A heat burst is a rare atmospheric phenomenon characterized by a sudden increase in temperature and a decrease in humidity. Heat bursts typically occur at night or in the early morning in connection with decaying thunderstorms.

Heat bursts form when a downdraft descends through a very dry layer of the atmosphere, warming the air adiabatically as it compresses upon reaching the surface. This results in a sudden, sharp increase in temperature.

Conditions of Microburst Development

Downbursts form under the following conditions:

  • Strong thunderstorms with significant updrafts and downdrafts
  • High instability in the atmosphere
  • Presence of dry air in the mid-levels of the atmosphere (especially for dry downbursts)
  • High moisture content near the surface (especially for wet downbursts)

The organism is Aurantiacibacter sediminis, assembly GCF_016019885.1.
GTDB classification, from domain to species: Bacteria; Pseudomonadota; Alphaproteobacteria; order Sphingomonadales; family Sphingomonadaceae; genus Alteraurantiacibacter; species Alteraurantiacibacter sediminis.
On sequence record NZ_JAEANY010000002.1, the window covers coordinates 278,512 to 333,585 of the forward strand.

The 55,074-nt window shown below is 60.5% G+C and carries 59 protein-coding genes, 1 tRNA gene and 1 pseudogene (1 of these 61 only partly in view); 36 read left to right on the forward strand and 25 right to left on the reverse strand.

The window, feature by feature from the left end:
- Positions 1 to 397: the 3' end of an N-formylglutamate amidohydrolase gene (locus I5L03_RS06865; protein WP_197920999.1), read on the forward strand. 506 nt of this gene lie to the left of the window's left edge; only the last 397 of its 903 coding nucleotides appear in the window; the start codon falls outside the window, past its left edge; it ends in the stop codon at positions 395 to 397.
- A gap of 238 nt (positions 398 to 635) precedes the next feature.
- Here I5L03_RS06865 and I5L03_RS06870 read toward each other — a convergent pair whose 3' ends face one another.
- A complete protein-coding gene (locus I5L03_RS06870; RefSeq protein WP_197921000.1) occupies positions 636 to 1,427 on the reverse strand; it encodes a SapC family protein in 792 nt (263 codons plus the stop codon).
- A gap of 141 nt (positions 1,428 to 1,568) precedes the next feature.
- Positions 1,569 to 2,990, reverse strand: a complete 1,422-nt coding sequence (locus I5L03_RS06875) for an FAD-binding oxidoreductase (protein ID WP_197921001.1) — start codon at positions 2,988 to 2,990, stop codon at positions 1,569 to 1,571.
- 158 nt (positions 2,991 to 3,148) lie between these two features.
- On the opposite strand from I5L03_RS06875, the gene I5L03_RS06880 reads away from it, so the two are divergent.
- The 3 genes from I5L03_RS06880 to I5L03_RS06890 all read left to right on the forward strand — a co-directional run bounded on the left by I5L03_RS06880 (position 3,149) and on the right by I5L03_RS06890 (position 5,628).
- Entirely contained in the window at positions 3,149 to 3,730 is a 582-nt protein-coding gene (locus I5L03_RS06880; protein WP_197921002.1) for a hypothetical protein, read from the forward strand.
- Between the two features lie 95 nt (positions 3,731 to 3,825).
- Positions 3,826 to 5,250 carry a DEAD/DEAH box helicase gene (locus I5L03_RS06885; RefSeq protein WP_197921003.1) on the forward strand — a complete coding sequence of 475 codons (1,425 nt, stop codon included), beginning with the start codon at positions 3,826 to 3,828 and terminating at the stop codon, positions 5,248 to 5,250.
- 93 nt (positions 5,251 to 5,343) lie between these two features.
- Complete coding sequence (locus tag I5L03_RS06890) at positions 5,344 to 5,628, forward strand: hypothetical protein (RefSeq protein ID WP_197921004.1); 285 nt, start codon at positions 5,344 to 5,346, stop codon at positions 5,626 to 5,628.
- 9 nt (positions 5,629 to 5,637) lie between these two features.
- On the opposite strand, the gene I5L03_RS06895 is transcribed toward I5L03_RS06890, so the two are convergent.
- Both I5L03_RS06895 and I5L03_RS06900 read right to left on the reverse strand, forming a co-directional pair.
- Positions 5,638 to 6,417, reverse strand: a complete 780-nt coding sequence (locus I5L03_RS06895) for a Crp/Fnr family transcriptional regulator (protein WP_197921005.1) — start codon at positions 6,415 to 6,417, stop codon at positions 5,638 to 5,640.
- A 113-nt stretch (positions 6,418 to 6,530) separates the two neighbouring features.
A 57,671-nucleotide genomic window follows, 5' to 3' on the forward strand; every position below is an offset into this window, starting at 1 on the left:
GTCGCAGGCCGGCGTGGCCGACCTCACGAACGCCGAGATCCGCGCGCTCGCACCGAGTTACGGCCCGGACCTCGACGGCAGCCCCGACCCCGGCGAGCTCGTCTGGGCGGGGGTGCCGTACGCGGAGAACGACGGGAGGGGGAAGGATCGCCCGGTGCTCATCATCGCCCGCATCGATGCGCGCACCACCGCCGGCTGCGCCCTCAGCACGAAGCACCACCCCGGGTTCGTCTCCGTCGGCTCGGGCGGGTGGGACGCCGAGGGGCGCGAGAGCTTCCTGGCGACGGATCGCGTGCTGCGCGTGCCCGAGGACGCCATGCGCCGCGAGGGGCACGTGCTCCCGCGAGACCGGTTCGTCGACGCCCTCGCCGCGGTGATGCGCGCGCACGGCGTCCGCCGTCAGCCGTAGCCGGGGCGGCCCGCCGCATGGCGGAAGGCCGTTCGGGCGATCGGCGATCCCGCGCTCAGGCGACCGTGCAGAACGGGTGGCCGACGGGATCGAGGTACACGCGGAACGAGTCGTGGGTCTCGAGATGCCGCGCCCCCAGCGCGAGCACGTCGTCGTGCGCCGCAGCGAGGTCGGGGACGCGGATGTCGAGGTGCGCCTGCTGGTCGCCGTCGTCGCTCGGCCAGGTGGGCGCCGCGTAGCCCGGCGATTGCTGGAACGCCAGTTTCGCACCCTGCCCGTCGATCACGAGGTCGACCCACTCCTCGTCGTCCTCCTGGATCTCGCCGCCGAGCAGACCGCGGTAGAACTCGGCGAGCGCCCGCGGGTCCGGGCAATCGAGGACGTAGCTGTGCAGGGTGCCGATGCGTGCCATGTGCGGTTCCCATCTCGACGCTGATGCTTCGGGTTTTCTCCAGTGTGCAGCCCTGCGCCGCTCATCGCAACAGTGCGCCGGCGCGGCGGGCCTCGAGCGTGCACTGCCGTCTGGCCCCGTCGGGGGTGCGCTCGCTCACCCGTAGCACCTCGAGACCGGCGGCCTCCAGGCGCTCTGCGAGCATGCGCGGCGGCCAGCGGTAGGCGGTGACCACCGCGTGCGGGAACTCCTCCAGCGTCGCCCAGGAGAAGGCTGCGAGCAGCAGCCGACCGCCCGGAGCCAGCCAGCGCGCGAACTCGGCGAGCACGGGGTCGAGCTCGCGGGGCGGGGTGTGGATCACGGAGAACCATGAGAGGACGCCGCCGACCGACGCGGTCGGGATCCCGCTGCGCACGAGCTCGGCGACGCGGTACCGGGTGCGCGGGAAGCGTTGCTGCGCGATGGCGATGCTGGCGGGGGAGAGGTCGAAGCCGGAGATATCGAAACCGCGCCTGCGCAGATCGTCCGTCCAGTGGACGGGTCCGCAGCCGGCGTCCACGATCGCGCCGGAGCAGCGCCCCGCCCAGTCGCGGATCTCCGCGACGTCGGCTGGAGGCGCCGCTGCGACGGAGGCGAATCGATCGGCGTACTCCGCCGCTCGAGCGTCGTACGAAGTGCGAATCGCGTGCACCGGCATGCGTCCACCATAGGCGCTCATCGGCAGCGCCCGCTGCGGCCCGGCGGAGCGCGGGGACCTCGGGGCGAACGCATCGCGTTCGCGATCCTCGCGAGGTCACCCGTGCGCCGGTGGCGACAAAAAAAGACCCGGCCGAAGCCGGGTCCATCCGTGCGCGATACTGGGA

Stages of Development

  1. Formation Stage: In this stage, a downdraft forms within a thunderstorm due to cooling from evaporation of precipitation or melting hail.
  2. Descent Stage: The downdraft accelerates downward, driven by the negative buoyancy created by cooling.
  3. Impact Stage: The downdraft hits the ground and spreads out horizontally, creating strong surface winds.
  4. Dissipation Stage: The winds gradually weaken as the downdraft spreads out and loses momentum.

Specific Conditions for Wet and Dry Downbursts

Wet Downbursts

  • High moisture content at lower levels of the atmosphere
  • Thunderstorms with significant rainfall
  • Presence of a strong downdraft that pulls rain-cooled air to the surface
  • More frequent in areas with abundant moisture such as the southeastern United States, the Indian subcontinent during monsoon season, and tropical regions.

Dry Downbursts

  • Low humidity levels, particularly in the mid-levels of the atmosphere
  • High-based thunderstorms where precipitation evaporates before reaching the ground
  • Significant cooling from evaporation leading to strong downdrafts
  • Common in arid and semi-arid regions such as the southwestern United States and parts of Australia.
Microburst and Airport

Risks Associated with Downbursts

Downbursts pose significant risks, including: